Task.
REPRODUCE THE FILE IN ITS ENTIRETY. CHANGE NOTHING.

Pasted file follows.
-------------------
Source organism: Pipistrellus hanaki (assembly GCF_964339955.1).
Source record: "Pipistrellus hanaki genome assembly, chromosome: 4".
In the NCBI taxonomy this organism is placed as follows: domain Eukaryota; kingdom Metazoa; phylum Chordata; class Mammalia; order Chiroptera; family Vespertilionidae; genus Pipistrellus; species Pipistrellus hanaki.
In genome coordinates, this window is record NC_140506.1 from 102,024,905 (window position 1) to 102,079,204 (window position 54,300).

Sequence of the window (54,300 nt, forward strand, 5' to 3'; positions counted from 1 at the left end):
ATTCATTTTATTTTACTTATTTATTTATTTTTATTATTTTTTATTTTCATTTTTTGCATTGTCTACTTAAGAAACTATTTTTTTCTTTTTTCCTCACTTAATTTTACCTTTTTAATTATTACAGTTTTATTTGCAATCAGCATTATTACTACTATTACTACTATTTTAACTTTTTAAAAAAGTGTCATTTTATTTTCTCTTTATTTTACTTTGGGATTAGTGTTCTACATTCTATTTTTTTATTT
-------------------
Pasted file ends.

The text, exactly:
Source organism: Pipistrellus hanaki (assembly GCF_964339955.1).
Source record: "Pipistrellus hanaki genome assembly, chromosome: 4".
In the NCBI taxonomy this organism is placed as follows: domain Eukaryota; kingdom Metazoa; phylum Chordata; class Mammalia; order Chiroptera; family Vespertilionidae; genus Pipistrellus; species Pipistrellus hanaki.
In genome coordinates, this window is record NC_140506.1 from 102,024,905 (window position 1) to 102,079,204 (window position 54,300).

Sequence of the window (54,300 nt, forward strand, 5' to 3'; positions counted from 1 at the left end):
ATTCATTTTATTTTACTTATTTATTTATTTTTATTATTTTTTATTTTCATTTTTTGCATTGTCTACTTAAGAAACTATTTTTTTCTTTTTTCCTCACTTAATTTTACCTTTTTAATTATTACAGTTTTATTTGCAATCAGCATTATTACTACTATTACTACTATTTTAACTTTTTAAAAAAGTGTCATTTTATTTTCTCTTTATTTTACTTTGGGATTAGTGTTCTACATTCTATTTTTTTATTT